The Instigator
mossbeboss2
Con (against)
Losing
0 Points
The Contender
Rightwrongs
Pro (for)
Winning
3 Points

Should parents be able to punish children for not believing the same faith as them?

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Post Voting Period
The voting period for this debate has ended.
after 1 vote the winner is...
Rightwrongs
Voting Style: Open Point System: 7 Point
Started: 3/12/2016 Category: Religion
Updated: 11 months ago Status: Post Voting Period
Viewed: 412 times Debate No: 88135
Debate Rounds (4)
Comments (4)
Votes (1)

 

mossbeboss2

Con

Parents shouldn't be able to say that kids have to believe in their religion, and that if the kids don't, the parents can't be unfairly strict with them. For example, the parent's can't say that the kids can do something if they don't live in their house because it would be physically impossible for the children to do so.
Rightwrongs

Pro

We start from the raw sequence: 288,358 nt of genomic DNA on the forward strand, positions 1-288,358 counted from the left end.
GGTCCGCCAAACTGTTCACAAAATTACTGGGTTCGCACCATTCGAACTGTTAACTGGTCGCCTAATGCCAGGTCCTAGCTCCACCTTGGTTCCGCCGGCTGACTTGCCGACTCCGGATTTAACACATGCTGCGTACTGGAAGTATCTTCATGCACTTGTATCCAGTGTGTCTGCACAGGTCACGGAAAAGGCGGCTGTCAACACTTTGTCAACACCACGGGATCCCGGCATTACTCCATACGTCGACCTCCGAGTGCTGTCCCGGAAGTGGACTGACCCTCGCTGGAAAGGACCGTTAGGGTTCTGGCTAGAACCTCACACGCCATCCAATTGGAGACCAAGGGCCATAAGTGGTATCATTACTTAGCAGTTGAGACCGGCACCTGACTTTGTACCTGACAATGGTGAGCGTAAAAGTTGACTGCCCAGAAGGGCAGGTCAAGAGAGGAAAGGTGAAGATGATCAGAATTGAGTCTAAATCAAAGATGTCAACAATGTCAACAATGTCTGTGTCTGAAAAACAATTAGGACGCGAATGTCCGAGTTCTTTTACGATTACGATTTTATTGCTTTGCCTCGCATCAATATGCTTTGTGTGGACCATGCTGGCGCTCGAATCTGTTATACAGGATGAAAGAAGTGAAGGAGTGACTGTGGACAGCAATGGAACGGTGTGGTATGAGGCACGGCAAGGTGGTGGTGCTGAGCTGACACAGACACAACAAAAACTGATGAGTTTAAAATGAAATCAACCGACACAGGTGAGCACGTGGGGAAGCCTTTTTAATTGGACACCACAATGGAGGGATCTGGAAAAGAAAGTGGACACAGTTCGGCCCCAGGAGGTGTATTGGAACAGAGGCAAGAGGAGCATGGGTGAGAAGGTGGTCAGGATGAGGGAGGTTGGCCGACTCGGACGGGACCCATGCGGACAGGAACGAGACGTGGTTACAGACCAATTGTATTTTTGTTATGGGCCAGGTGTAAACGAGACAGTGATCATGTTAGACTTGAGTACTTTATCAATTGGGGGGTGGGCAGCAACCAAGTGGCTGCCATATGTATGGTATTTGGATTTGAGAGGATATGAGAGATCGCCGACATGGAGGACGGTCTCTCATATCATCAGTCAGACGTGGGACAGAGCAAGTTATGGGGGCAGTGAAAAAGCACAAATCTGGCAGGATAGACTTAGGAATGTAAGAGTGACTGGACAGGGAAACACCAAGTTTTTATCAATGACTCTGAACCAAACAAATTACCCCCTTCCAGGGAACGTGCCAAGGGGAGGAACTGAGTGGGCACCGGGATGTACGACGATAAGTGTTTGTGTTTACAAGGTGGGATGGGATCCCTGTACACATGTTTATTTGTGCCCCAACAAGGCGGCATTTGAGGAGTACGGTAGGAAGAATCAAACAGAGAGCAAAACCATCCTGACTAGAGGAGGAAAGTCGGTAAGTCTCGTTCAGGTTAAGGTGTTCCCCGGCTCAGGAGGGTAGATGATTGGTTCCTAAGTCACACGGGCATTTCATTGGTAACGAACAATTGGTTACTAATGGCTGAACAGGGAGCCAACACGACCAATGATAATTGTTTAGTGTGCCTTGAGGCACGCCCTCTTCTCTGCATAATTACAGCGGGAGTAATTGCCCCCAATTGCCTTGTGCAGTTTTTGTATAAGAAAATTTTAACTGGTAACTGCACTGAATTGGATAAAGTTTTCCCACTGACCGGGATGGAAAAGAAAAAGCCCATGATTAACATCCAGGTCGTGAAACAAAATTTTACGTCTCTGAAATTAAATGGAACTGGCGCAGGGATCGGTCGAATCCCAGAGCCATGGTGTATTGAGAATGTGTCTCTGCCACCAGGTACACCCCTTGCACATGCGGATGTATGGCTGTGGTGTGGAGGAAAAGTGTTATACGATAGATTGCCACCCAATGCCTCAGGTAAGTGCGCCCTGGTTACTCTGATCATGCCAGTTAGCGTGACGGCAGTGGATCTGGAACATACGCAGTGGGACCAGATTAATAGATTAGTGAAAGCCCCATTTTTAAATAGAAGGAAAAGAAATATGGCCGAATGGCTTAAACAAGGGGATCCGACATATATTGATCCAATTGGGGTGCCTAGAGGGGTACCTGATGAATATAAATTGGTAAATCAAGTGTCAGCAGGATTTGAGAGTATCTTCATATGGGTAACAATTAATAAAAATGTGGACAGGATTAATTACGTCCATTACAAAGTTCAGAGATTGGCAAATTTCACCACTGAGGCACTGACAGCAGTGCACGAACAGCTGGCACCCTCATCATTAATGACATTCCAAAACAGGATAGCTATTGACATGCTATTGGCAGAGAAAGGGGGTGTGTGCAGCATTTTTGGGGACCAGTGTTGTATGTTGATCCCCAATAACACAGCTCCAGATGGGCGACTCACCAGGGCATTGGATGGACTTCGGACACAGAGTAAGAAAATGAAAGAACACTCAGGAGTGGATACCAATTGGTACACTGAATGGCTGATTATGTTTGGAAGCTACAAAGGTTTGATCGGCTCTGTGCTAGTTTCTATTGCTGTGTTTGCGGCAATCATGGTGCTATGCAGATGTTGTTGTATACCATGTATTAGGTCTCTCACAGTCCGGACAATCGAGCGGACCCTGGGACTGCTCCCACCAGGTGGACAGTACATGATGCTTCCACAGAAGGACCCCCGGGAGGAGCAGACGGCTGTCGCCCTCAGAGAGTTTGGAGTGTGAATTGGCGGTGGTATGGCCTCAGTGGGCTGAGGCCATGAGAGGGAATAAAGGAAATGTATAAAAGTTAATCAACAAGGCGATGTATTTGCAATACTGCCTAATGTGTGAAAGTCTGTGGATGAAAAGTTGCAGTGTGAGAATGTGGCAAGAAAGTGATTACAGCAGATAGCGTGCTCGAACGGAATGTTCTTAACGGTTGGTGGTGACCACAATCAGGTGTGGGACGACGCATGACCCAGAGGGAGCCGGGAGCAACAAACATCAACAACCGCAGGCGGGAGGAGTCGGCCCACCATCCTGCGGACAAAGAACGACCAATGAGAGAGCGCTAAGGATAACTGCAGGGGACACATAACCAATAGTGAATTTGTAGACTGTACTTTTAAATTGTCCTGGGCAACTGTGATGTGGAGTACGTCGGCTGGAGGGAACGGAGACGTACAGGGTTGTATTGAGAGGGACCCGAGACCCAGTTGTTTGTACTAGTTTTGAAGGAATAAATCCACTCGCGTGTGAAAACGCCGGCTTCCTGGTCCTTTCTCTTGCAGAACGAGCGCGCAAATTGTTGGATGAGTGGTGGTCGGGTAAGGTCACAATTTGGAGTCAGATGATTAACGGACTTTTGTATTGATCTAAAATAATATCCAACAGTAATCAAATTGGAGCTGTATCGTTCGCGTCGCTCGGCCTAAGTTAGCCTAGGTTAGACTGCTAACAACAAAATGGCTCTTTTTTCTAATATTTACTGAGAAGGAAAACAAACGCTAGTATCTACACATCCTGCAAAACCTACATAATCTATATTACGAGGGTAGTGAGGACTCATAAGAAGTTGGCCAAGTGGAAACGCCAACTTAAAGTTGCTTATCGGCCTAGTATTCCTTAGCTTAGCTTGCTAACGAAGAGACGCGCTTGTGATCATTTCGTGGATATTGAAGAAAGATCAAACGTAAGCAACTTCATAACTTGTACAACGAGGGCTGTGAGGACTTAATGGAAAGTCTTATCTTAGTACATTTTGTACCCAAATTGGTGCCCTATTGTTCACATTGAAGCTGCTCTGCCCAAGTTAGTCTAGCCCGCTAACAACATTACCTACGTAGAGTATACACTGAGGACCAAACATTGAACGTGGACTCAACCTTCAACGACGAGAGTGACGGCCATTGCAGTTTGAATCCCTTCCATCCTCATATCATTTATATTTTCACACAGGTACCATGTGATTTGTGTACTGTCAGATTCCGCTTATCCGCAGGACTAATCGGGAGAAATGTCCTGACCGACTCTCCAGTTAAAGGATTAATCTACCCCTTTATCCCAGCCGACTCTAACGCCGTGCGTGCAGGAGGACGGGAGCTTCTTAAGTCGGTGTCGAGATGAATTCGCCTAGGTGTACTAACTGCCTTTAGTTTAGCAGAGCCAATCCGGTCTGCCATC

Parents are the ones that pay in all possible sense for a child and should be aloud to pass on their religion. For example a mother feels the need to protect their child (and I will use Christianity for example) and if they have not accepted Christ risk death. Should a parent live knowing their child could die and risk eternal salvation. Religion can also pass good moral and lessons for life and can assist in the parenting process with guidance. And when they say that a child can do what they want when they live elsewhere is physically impossible. I will assume you are a minor having issues with your parents or something of the sort. A child will not die or just simply cannot physically leave to another home. The word you might look for is legally leave to live elsewhere. And even then children can get new homes and at age 16 you can go to court to be legally recognized an adult. And that phrase means when they turn 18 they can do what they want so because they are an adult.